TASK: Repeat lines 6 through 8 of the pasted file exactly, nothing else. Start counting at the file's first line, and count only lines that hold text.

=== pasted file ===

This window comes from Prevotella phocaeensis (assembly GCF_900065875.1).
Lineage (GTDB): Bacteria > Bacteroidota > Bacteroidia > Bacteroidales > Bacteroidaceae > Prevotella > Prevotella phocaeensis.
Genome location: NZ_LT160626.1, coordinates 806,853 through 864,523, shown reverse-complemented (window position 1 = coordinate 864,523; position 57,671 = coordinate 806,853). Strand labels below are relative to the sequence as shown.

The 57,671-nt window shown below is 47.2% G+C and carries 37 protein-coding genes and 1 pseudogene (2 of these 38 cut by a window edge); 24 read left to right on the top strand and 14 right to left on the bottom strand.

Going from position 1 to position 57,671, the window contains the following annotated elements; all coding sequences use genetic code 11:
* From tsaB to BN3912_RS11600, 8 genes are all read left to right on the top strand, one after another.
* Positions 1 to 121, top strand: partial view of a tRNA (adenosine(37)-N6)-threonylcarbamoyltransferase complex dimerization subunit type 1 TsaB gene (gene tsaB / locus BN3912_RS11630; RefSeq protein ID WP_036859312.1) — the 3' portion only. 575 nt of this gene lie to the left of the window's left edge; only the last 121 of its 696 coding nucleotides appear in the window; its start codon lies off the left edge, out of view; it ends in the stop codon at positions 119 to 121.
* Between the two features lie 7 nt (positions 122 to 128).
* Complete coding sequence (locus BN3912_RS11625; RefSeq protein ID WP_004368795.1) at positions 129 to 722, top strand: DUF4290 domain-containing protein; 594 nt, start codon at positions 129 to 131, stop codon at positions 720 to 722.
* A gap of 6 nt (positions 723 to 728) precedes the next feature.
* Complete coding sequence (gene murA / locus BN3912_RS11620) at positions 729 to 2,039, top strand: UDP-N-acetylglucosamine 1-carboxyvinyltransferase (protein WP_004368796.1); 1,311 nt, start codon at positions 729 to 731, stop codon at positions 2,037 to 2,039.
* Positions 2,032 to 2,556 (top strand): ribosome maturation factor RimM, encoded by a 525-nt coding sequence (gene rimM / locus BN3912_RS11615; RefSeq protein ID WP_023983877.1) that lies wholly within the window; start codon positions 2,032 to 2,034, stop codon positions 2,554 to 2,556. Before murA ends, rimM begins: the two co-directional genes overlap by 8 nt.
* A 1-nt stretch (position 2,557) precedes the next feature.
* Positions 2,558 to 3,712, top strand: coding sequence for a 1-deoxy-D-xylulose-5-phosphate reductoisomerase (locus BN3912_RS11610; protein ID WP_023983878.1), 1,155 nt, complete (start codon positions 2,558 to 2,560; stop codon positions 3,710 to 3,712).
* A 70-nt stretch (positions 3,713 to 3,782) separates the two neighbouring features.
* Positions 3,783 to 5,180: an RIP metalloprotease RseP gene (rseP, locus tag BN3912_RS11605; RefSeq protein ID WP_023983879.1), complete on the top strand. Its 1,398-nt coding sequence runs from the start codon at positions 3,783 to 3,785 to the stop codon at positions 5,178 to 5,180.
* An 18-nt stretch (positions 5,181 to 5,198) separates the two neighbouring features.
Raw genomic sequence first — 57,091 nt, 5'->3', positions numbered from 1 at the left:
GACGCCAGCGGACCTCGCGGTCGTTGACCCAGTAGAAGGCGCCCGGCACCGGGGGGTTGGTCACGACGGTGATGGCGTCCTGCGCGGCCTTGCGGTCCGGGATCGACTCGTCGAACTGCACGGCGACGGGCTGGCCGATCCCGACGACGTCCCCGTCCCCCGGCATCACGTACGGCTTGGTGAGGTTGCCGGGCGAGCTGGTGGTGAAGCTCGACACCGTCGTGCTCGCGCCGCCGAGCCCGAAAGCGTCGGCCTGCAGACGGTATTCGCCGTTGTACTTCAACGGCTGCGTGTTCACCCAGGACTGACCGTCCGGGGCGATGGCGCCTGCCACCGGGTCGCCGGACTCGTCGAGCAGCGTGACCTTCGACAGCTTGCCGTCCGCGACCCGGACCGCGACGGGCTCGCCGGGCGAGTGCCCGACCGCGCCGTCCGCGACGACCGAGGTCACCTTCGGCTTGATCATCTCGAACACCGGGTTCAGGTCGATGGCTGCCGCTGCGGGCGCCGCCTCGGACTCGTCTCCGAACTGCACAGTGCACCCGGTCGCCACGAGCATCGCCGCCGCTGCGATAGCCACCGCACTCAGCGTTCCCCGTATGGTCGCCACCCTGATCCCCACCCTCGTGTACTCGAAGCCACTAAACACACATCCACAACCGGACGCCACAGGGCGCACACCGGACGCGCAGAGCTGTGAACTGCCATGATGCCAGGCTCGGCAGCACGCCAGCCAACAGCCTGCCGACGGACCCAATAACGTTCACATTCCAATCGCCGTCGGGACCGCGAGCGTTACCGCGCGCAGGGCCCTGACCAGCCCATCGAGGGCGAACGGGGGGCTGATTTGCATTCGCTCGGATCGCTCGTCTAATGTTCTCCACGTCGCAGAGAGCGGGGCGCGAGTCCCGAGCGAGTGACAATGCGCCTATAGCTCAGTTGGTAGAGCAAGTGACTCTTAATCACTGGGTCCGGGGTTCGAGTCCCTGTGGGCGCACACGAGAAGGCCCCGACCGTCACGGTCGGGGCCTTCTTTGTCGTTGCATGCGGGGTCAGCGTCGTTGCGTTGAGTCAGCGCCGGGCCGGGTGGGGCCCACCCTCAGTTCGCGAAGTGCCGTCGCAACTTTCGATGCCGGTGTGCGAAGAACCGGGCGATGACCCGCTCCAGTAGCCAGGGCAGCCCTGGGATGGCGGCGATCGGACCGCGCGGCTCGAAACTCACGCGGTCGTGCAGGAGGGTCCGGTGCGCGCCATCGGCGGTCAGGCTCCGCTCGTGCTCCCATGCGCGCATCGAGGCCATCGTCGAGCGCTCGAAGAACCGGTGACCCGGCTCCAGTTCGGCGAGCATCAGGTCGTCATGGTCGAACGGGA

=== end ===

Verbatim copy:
* From tsaB to BN3912_RS11600, 8 genes are all read left to right on the top strand, one after another.
* Positions 1 to 121, top strand: partial view of a tRNA (adenosine(37)-N6)-threonylcarbamoyltransferase complex dimerization subunit type 1 TsaB gene (gene tsaB / locus BN3912_RS11630; RefSeq protein ID WP_036859312.1) — the 3' portion only. 575 nt of this gene lie to the left of the window's left edge; only the last 121 of its 696 coding nucleotides appear in the window; its start codon lies off the left edge, out of view; it ends in the stop codon at positions 119 to 121.
* Between the two features lie 7 nt (positions 122 to 128).